Last edited by hudsucker; 08-06-2012 at 05:26 PM.
A bit of research would tell you the CPUs used are Sandy Bridge with an Ivy Bridge refresh due in the next week. It's hardly rocket science to use Google to get this info!
Having said that you would've thought the info was available to the sales people. Perhaps it's down to imminent refresh so they don't actually know what CPU type you'd end up with!
I don't think the refresh has a bearing on the information I was trying to obtain. Maybe you're right and she actually didn't know what I would recieve (that's bad enough) but I wanted to know which range they offered and which specific models, none of this information was available on the website or by asking directly - the specific CPU skus aren't available for what you can buy today online so it's purposefully ambiguous. It doesn't matter if they will be refreshed in 2 weeks or not, the website and the sales reps should be able to tell me what they are selling me today. Add to that the fact that the sales representative basically told me to just buy it without knowing....
Apple don't want people to compare them to PCs based on specs as for general usage a Mac would be quicker than a PC even with a slightly lower spec, it's not a matter of having a faster processor or more RAM. Power users who need to know how many cores the CPU has and how fast the RAM is can easily find it out in about 5 seconds on Google, but putting that info in the hands of the general users (who will ask for it) would skew the comparison unfairly.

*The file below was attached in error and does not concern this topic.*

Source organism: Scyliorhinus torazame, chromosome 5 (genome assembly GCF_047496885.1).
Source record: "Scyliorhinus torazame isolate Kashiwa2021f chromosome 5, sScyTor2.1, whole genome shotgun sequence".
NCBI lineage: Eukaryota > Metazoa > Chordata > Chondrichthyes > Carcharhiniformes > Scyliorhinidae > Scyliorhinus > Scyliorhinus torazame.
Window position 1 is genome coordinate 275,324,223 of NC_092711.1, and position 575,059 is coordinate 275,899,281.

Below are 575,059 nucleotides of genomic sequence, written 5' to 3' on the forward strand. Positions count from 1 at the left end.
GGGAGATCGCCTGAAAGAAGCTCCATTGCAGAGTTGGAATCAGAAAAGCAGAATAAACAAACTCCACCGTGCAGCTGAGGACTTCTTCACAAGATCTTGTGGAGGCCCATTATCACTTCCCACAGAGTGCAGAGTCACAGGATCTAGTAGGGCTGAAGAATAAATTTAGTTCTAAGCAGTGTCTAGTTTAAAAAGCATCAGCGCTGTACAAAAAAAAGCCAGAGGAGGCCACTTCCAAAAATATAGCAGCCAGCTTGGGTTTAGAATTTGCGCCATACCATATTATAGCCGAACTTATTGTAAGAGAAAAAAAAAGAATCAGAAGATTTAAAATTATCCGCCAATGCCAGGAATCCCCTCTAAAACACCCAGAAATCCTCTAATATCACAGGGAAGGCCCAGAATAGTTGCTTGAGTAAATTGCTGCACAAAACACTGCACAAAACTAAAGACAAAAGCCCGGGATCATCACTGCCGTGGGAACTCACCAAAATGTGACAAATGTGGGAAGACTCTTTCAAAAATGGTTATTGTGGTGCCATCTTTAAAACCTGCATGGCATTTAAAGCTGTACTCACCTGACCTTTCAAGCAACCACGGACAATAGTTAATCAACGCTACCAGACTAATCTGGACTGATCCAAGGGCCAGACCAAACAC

System:Atari 2600 CPU:8-bit 6507 (1.19MHz) RAM:128 bytes Colours: 16 (4 on screen) Resolution: 192x160Originally Posted by The Mock Turtle
I know full well what benefits I would be getting by paying more for a Mac than the equivalent spec PC laptop, in my case it would be longer battery life, lighter chassis and Thunderbolt. However, if a Mac would be quicker than a PC even with a slightly lower spec as you say then Apple should darn well point it out, it would help them justify the £800 more I would have to pay to match a MacBook Pro 15" to the same spec of a Windows laptop. This shouldn't skew the comparison unfairly against Apple, in fact it should work the other way round. Considering most of my work would be done on the CPU, the CPU choice and therefore spec of the laptop far outweighs any benefit the Apple platform as a whole would give me.
It's objective to compare specifications of anything, whether two Windows laptops or Windows vs Mac, especially based round your argument. I wanted Apple to give me something to think about, not just to say "but we're Apple, of course ours is better" on blind faith.
If you visit the Apple website and see what models are available, you're told specifically what CPU is in each model. As the world and his dog knows there's no Ivy Bridge Macs yet then that's all the info you need surely? I wouldn't rely on sales people anyway and always do my own research beforehand. And as all the info you need is on Apples website, I'm not sure what the issue is!
It's pretty poor that the sales staff didn't know what spec CPU in the laptop. The sales assistant, however, wasn't referring to the DSR when talking about buying Apple stock. You can buy anything in store, and return it within either 1 or 2 weeks, I forget which for a full refund, no questions asked.
I think I've made my objections and the facts quite clear, there's nothing to gain in gound round in circles.
Link to info on Apple store
While I appreciate your concerns regarding the Apple salesperson, I would personally be doing a lot more research of my own before splashing the best of £1,500 on a laptop.